Background: In healthy pregnancies, components of the Renin-Angiotensin system (RAS) are present in the placental villi and contribute to invasion, migration, and angiogenesis. At the same time, soluble fms-like tyrosine kinase 1 (sFlt-1) production is induced after binding of ANG-II to its receptor (AT-1R) in response to hypoxia. As RAS plays an essential role in the pathogenesis of COVID-19, we hypothesized that angiogenic marker (sFlt-1) and RAS components (ANG-II and ACE-2) may be related to adverse outcomes in pregnant women with COVID-19; Methods: Prospective cohort study. Primary outcome was severe pneumonia. Secondary outcomes were ICU admission, intubation, sepsis, and death. Spearman’s Rho test was used to analyze the correlation between sFlt-1 and ANG-II levels. The sFlt-1/ANG-II ratio was determined and the association with each adverse outcome was explored by logistic regression analysis and the prediction was assessed using receiver-operating-curve (ROC); Results: Among 80 pregnant women with COVID-19, the sFlt-1/ANG-II ratio was associated with an increased probability of severe pneumonia (odds ratio [OR]: 1.31; p = 0.003), ICU admission (OR: 1.05; p = 0.007); intubation (OR: 1.09; p = 0.008); sepsis (OR: 1.04; p = 0.008); and death (OR: 1.04; p = 0.018); Conclusion: sFlt-1/ANG-II ratio is a good predictor of adverse events such as pneumonia, ICU admission, intubation, sepsis, and death in pregnant women with COVID-19.
Rheumatoid arthritis (RA) is an inflammatory autoimmune disease of unknown etiology. Many cytokines have been found to be associated with RA pathogenesis and among them is macrophage migration inhibitory factor (MIF). The aim of this study was to determine whether MIF serum levels are associated with RA course, clinical activity, and clinical biomarkers of the disease. MIF levels were determined in serum samples of 54 RA patients and 78 healthy subjects (HS) by enzyme-linked immunosorbent assay (ELISA). Disease activity was evaluated using the DAS28 score. Patients were subgrouped according to disease activity and years of evolution of disease. Statistical analysis was carried out by SPSS 10.0 and GraphPad Prism 5 software. RA patients presented increased levels of MIF as compared to HS. MIF levels were raised on early stages of RA and tend to decrease according to years of evolution. Moreover, MIF levels positively correlated with rheumatoid factor in RA patients and with C reactive protein in all individuals studied. Our findings suggest that MIF plays a role in early stages of RA.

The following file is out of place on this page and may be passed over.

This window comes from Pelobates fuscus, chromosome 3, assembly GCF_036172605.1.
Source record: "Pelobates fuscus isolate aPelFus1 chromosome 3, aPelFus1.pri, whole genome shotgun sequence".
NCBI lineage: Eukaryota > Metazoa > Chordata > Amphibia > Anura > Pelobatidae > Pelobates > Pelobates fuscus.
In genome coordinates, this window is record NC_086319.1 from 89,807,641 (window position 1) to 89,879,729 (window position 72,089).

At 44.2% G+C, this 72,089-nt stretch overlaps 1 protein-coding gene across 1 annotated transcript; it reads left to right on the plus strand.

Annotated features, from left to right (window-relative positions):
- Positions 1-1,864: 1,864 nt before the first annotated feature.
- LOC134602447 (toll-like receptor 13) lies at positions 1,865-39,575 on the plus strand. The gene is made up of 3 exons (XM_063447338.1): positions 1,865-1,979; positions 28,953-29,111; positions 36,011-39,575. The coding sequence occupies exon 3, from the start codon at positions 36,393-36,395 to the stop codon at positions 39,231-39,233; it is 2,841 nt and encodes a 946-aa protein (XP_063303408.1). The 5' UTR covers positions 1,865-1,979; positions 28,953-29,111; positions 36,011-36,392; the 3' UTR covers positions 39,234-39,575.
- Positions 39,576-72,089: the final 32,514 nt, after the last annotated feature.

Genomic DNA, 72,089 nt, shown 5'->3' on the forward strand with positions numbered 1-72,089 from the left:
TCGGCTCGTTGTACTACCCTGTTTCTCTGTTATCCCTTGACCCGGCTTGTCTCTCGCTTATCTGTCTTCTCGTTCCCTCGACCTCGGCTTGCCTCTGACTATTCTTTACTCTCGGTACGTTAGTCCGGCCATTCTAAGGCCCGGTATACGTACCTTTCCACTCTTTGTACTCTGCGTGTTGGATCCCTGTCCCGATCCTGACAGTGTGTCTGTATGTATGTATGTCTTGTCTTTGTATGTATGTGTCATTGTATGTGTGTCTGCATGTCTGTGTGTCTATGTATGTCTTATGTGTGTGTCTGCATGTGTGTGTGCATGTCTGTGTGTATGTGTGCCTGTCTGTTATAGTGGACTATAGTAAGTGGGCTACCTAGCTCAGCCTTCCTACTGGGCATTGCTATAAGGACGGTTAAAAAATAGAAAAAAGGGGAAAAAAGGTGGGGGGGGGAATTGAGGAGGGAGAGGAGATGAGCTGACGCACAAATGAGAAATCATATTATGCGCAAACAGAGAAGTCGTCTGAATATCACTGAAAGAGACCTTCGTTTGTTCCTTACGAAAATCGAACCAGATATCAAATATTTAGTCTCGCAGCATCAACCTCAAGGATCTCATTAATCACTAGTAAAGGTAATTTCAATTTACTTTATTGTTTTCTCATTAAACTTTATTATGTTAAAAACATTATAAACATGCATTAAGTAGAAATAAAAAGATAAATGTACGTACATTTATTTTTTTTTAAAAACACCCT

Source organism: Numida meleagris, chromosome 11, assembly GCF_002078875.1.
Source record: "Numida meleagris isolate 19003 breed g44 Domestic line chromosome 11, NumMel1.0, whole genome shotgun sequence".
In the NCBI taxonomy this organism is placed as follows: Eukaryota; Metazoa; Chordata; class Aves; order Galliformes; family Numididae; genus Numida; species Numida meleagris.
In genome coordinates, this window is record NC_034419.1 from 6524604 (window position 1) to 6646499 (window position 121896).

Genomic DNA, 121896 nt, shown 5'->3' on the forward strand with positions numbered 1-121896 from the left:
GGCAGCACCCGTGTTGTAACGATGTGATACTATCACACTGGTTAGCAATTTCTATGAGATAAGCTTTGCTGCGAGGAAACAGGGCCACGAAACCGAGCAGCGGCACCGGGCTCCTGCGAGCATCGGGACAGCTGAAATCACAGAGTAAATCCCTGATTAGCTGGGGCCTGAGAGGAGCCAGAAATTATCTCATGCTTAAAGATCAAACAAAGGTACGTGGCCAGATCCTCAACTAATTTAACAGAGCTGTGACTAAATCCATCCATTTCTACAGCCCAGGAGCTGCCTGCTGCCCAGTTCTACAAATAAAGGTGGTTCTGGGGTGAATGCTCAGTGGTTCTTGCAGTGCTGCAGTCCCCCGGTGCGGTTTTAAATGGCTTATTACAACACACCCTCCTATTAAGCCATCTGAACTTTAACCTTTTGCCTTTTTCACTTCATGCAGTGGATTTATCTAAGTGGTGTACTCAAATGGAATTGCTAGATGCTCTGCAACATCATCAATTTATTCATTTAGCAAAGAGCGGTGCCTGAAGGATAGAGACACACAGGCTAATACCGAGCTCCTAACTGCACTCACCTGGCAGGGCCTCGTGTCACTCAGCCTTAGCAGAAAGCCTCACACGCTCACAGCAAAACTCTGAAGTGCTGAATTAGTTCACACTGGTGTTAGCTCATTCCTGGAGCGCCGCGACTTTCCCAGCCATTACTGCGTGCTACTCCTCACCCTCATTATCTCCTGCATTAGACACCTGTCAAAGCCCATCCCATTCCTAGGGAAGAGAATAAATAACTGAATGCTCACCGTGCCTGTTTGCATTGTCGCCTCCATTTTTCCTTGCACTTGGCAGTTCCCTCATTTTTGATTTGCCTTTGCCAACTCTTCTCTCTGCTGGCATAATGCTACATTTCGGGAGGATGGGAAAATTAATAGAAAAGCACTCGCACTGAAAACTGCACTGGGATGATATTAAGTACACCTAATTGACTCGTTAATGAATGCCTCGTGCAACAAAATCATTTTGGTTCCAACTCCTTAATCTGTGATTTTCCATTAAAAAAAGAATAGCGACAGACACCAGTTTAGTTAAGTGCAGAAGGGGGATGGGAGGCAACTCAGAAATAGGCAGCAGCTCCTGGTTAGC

Lipoprotein lipase (LPL) is a key enzyme in lipid metabolismand is associatedwith obesity, dyslipidemias, hypertension (HTN) and type 2 diabetes mellitus (T2DM). LPL gene polymorphisms can be related with the development of cardiovascular risk factors. The present study was conducted to analyze the relationship of the HindIII and S447X polymorphisms in LPL gene with cardiovascular risk factors in Mexican families. The study population comprised ninety members of 30 Mexican families, in which an index case had obesity, were included in the study. We evaluated the body composition by bioelectrical impedance. Peripheral blood samples were collected to determine biochemical parameters. Screening for both polymorphisms was made by PCR-RFLPs. In the parents, both polymorphisms were in Hardy-Weinberg’s equilibrium. We found that the genotype T/T of HindIII was associated with diastolic blood pressure ≧ 85 mmHg (OR = 1.1; p = 0.011), whereas the genotype C/C of S447X was associated with systolic blood pressure ≧ 130 mmHg (OR = 1.2; p < 0.001), diastolic blood pressure ≧ 85 mmHg (OR = 1.3; p < 0.001), T2DM (OR = 1.3; p < 0.001) and with increase of total cholesterol (β = 23.6 mg/mL; p = 0.03). These data suggest that the HindIII and S447X LPL gene polymorphisms can confer susceptibility for the development of hypertension and T2DM in Mexican families.